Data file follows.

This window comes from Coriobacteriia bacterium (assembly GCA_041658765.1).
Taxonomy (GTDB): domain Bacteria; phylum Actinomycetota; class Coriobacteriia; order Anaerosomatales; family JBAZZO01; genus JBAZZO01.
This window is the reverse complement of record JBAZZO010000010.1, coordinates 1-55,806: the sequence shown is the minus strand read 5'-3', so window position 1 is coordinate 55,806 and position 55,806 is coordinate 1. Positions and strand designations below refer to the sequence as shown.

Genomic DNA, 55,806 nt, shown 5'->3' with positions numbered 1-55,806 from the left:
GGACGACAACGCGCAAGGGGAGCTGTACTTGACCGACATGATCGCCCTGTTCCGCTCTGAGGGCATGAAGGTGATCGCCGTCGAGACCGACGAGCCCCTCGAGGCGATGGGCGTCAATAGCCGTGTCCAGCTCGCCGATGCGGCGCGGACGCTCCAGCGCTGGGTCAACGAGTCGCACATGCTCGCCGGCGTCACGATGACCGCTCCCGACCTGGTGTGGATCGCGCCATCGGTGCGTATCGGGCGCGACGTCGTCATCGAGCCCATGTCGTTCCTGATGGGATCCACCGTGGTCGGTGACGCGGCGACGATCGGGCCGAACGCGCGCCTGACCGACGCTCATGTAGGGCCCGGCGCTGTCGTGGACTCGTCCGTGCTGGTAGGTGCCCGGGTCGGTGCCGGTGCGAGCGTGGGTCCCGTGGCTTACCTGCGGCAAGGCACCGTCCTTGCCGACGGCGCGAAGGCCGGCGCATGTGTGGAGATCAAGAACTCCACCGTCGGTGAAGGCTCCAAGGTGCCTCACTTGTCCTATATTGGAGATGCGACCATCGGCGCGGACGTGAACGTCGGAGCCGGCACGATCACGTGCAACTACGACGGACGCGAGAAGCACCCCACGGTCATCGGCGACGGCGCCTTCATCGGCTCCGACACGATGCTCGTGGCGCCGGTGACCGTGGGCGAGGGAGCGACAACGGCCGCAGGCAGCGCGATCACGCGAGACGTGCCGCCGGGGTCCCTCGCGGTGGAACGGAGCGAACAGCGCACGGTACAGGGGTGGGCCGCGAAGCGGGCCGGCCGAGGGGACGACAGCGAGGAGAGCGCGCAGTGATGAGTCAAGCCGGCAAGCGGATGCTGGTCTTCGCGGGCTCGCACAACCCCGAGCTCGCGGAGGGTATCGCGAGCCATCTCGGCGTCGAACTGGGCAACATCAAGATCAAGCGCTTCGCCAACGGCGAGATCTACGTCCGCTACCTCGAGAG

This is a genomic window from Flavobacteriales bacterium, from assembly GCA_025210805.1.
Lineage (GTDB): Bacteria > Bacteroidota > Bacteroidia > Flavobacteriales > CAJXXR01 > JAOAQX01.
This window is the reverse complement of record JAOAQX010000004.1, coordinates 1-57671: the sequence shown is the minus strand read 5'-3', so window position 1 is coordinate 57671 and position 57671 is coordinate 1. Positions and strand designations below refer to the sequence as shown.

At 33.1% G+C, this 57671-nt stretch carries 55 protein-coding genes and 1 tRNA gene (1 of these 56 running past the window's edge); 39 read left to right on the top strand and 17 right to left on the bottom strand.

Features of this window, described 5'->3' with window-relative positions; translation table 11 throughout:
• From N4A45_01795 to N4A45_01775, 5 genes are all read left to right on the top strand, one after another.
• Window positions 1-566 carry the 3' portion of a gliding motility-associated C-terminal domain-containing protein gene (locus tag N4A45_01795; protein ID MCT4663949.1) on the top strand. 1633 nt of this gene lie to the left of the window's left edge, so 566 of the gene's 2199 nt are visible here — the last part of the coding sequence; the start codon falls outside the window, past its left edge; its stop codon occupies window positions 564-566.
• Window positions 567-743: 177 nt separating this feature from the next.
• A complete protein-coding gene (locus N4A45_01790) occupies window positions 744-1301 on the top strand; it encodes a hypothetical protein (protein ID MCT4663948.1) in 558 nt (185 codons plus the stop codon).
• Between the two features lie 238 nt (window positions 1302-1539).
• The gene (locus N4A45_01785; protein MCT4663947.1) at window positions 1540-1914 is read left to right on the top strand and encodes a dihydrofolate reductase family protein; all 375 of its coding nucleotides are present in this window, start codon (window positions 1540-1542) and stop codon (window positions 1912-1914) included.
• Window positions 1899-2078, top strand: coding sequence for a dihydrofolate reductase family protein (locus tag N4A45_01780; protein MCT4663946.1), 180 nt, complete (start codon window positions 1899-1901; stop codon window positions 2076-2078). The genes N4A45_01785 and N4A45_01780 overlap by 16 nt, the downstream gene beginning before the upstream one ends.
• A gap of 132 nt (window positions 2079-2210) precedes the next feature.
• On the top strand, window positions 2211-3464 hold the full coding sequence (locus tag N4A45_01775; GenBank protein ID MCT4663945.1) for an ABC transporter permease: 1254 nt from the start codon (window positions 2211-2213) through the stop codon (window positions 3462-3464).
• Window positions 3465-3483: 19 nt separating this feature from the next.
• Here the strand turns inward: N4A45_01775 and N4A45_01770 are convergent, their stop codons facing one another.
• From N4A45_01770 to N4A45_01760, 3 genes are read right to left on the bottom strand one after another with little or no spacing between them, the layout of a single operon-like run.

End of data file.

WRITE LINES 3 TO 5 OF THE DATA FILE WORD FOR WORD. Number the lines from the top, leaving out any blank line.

This window is the reverse complement of record JBAZZO010000010.1, coordinates 1-55,806: the sequence shown is the minus strand read 5'-3', so window position 1 is coordinate 55,806 and position 55,806 is coordinate 1. Positions and strand designations below refer to the sequence as shown.

Genomic DNA, 55,806 nt, shown 5'->3' with positions numbered 1-55,806 from the left:
GGACGACAACGCGCAAGGGGAGCTGTACTTGACCGACATGATCGCCCTGTTCCGCTCTGAGGGCATGAAGGTGATCGCCGTCGAGACCGACGAGCCCCTCGAGGCGATGGGCGTCAATAGCCGTGTCCAGCTCGCCGATGCGGCGCGGACGCTCCAGCGCTGGGTCAACGAGTCGCACATGCTCGCCGGCGTCACGATGACCGCTCCCGACCTGGTGTGGATCGCGCCATCGGTGCGTATCGGGCGCGACGTCGTCATCGAGCCCATGTCGTTCCTGATGGGATCCACCGTGGTCGGTGACGCGGCGACGATCGGGCCGAACGCGCGCCTGACCGACGCTCATGTAGGGCCCGGCGCTGTCGTGGACTCGTCCGTGCTGGTAGGTGCCCGGGTCGGTGCCGGTGCGAGCGTGGGTCCCGTGGCTTACCTGCGGCAAGGCACCGTCCTTGCCGACGGCGCGAAGGCCGGCGCATGTGTGGAGATCAAGAACTCCACCGTCGGTGAAGGCTCCAAGGTGCCTCACTTGTCCTATATTGGAGATGCGACCATCGGCGCGGACGTGAACGTCGGAGCCGGCACGATCACGTGCAACTACGACGGACGCGAGAAGCACCCCACGGTCATCGGCGACGGCGCCTTCATCGGCTCCGACACGATGCTCGTGGCGCCGGTGACCGTGGGCGAGGGAGCGACAACGGCCGCAGGCAGCGCGATCACGCGAGACGTGCCGCCGGGGTCCCTCGCGGTGGAACGGAGCGAACAGCGCACGGTACAGGGGTGGGCCGCGAAGCGGGCCGGCCGAGGGGACGACAGCGAGGAGAGCGCGCAGTGATGAGTCAAGCCGGCAAGCGGATGCTGGTCTTCGCGGGCTCGCACAACCCCGAGCTCGCGGAGGGTATCGCGAGCCATCTCGGCGTCGAACTGGGCAACATCAAGATCAAGCGCTTCGCCAACGGCGAGATCTACGTCCGCTACCTCGAGAG